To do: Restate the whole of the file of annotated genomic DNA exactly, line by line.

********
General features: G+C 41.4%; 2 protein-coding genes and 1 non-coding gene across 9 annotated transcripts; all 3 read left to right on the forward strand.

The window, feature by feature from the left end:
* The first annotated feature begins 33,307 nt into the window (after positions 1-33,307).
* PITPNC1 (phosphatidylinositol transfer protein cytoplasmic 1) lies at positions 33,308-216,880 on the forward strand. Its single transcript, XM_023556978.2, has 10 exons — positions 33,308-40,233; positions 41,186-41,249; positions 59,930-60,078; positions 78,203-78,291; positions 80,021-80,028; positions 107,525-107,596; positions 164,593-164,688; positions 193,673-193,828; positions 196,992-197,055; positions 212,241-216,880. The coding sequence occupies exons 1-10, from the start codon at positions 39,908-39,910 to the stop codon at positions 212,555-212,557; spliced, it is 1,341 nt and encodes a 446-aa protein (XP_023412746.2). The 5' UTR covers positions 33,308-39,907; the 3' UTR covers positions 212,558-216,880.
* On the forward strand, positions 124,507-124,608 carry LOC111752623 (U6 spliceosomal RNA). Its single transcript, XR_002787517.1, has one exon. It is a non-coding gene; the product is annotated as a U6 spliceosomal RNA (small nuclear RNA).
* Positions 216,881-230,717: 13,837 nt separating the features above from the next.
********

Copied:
General features: G+C 41.4%; 2 protein-coding genes and 1 non-coding gene across 9 annotated transcripts; all 3 read left to right on the forward strand.

The window, feature by feature from the left end:
* The first annotated feature begins 33,307 nt into the window (after positions 1-33,307).
* PITPNC1 (phosphatidylinositol transfer protein cytoplasmic 1) lies at positions 33,308-216,880 on the forward strand. Its single transcript, XM_023556978.2, has 10 exons — positions 33,308-40,233; positions 41,186-41,249; positions 59,930-60,078; positions 78,203-78,291; positions 80,021-80,028; positions 107,525-107,596; positions 164,593-164,688; positions 193,673-193,828; positions 196,992-197,055; positions 212,241-216,880. The coding sequence occupies exons 1-10, from the start codon at positions 39,908-39,910 to the stop codon at positions 212,555-212,557; spliced, it is 1,341 nt and encodes a 446-aa protein (XP_023412746.2). The 5' UTR covers positions 33,308-39,907; the 3' UTR covers positions 212,558-216,880.
* On the forward strand, positions 124,507-124,608 carry LOC111752623 (U6 spliceosomal RNA). Its single transcript, XR_002787517.1, has one exon. It is a non-coding gene; the product is annotated as a U6 spliceosomal RNA (small nuclear RNA).
* Positions 216,881-230,717: 13,837 nt separating the features above from the next.